Brooks’s categorizations were driven by his attendance at the National Conservatism Conference, a relatively new entrant in the seemingly endless cascade of right-leaning gatherings. He found the rhetoric alarming — but understood why it held appeal.
“America’s rarified NatCon World is just one piece of a larger illiberal populist revolt that is strong and rising,” Brooks wrote. It was, at its heart, the same sort of anti-establishment, anti-elite reaction that powered Donald Trump in the first place.
This has been a tension within the Republican Party for more than a decade. The party has its own establishment, intertwined with the media and the left in a way that much of its base came to find repulsive. The tea party figured out a pitch that appealed to that group and Trump figured out a better one. Now it comes in various flavors — forcing the party and its still extant establishment to learn a variety of new dance steps to join the party. That’s Brooks’s second category, and some are better dancers than others.
Sen. Rick Scott (R-Fla.) is not the party’s best dancer. But that’s probably because — like the party itself — he’s trying to do more than one dance at the same time.
Scott spoke at the third iteration of the National Conservatism Conference, held this weekend in his home state. He was one of several elected officials to do so, along with Sens. Marco Rubio (R-Fla.) and Josh Hawley (R-Mo.) and Florida Gov. Ron DeSantis (R). Otherwise, the lineup was a who’s who of a specific right-wing universe: Rod Dreher, Darren Beattie, various Federalist people, Hungary’s Balázs Orbán.
His speech contained the sorts of appeals you might expect, given the venue. The left is burning books, throwing open the borders and prisons and hollowing America out from the inside. But it was DeSantis who thrilled. The Florida governor was “a complete contrast to Rick Scott — and, frankly, Donald Trump,” Dreher wrote on Twitter. “DeSantis is not mostly talk; he gets things done.” The deployment of state power to advance conservative causes is a hobbyhorse of Dreher’s, so a grain of salt is useful. But it seems clear that the crowd was much more of a DeSantis one than a Scott one.
In part, that’s precisely because Scott’s power is limited in a way DeSantis’s isn’t. Sure, Scott can outline a broad agenda for his party and the country, as he did in his speech and as he did earlier this year. But DeSantis can sign new laws and take executive action. He’s also got a communications team that speaks the language of the online right in a way that few other politicians can. (His campaign’s rapid-response director, Christina Pushaw, was also on the speaker list at the conference.)
Scott also has that other constraint: He’s a literal part of the Republican establishment. He’s the head of the party’s Senate campaign arm, a role that he leveraged to unveil a policy platform loaded with old-school GOP positions earlier this year. It’s his job to get members of his party elected in red states and blue ones, tailoring messages that can work in November.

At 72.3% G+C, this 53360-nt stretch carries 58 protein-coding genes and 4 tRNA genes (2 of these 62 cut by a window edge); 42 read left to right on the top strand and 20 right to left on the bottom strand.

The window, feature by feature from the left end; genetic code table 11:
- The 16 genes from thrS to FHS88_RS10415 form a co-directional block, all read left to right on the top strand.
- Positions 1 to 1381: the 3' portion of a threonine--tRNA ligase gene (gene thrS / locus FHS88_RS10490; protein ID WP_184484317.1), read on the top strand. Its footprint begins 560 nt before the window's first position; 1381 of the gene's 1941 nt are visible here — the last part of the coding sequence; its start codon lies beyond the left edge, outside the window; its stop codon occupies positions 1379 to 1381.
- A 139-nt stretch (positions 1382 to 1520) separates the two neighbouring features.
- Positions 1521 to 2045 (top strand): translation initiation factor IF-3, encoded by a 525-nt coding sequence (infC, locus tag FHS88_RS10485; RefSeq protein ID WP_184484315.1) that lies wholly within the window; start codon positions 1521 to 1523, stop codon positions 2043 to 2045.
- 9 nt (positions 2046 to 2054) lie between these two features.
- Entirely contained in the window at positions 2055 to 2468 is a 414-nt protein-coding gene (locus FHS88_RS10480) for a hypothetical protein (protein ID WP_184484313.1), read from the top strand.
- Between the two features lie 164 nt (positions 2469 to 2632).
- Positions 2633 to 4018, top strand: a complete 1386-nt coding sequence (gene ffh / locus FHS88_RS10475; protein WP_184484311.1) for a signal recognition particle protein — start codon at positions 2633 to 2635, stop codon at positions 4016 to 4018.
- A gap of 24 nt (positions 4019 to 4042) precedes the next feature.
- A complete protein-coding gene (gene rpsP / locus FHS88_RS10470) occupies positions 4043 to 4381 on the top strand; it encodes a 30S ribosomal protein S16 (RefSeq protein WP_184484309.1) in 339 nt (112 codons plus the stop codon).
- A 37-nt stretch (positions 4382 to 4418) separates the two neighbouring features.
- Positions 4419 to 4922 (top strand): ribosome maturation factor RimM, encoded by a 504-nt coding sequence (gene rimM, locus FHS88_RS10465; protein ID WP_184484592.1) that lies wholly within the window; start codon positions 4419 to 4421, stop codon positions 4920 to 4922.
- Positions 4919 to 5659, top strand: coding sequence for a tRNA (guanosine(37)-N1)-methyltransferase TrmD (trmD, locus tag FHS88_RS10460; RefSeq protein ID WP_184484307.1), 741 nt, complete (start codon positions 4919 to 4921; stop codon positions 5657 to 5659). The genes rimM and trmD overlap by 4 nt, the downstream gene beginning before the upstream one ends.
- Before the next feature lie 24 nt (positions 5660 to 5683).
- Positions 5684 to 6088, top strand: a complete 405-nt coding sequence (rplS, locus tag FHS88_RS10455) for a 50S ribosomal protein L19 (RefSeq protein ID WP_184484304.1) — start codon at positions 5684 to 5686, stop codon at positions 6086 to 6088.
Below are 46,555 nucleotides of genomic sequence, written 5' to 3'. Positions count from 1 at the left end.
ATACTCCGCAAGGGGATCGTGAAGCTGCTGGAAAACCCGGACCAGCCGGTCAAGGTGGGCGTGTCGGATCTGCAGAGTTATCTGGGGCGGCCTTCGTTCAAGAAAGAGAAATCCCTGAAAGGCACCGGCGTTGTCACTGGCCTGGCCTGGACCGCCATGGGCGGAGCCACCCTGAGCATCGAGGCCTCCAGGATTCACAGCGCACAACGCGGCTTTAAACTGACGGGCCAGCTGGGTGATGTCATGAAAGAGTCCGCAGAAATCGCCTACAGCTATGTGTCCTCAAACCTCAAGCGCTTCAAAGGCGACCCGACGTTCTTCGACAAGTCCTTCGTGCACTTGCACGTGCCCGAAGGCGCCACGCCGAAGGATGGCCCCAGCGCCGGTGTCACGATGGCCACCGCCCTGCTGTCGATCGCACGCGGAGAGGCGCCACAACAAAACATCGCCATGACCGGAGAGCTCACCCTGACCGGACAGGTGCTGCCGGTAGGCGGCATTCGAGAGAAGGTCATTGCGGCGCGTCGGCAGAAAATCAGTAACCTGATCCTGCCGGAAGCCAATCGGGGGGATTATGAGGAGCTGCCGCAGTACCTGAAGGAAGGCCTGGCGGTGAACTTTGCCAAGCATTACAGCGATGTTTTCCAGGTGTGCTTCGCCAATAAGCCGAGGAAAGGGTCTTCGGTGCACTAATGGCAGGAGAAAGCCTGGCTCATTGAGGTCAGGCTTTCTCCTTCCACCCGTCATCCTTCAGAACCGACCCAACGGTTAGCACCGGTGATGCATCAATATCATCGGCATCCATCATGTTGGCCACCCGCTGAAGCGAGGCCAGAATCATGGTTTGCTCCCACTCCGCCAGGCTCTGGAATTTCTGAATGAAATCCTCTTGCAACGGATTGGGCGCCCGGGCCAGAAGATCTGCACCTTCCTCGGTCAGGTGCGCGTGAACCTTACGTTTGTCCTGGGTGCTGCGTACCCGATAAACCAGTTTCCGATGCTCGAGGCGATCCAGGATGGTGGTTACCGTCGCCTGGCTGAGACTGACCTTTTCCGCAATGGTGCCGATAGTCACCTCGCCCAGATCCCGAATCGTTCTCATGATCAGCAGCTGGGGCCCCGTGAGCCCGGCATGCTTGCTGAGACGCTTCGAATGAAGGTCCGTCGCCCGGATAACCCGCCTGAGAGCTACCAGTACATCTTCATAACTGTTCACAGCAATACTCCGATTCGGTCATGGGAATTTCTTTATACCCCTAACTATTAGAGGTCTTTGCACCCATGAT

But, then, Scott also is clearly thinking about running for president. He was in Iowa over the weekend, offering his support to a Republican candidate. A House candidate. He doesn’t need to bolster the state’s Republican Senate candidate, Chuck Grassley, who’s got a comfortable lead. And there’s only one reason that politicians make seemingly inexplicable trips to Iowa.
This is why he released that policy platform, of course: He wants to be the party’s thought leader. That Senate Minority Leader Mitch McConnell (R-Ky.) was irritated by Scott’s articulating policy positions that allowed Democrats to have something to run against — as they did — was seemingly neither here nor there. More problematic for Scott is that he’s got a stable of Senate candidates whose November chances are weaker than the candidates they beat in the primary, like Herschel Walker in Georgia, for example. If the GOP doesn’t retake the Senate, Scott will bear a lot of the blame.
In the meantime, though, he’s trying to turn criticism of those candidates into an anti-establishment talking point.
“[M]any of the very people responsible for losing the Senate last cycle are now trying to stop us from winning the majority this time by trash-talking our Republican candidates,” he wrote for the Washington Examiner earlier this month, clearly referencing McConnell. “It’s an amazing act of cowardice, and ultimately, it’s treasonous to the conservative cause.” Complaints about candidates, he insisted, was just “contempt for the voters who chose them.”
Running against McConnell is a tried and true tactic for appealing to Republican voters. It’s not really clear, though, how it might help get Republicans elected. Particularly in the face of sluggish fundraising under Scott’s watch.
Senate candidates aren’t dependent on Scott for messaging, but his messaging has been almost exclusively centered on stoking enthusiasm from right-wing Republicans. Perhaps this is tactical, aimed at goosing turnout in the way that Donald Trump did in 2016. Or maybe it’s just Scott using his platform to talk to Republican primary voters.
There he was this weekend, after all, trying to woo a right-wing constituency with growing clout but one that does not demonstrably move votes. He’s the establishment, fighting against the establishment. He’s looking to elect senators as he fights with the head of the Republican Senate caucus. He, like the GOP, wants to gain power by fighting the powerful of which he is an element.
But above all, he’s a politician with ambition. His speech at the conference, after all, wasn’t titled “Why We Need to Elect Republicans” or “How the Right Can Unite to Defeat the Left.” It was titled “My Plan to Rescue America.”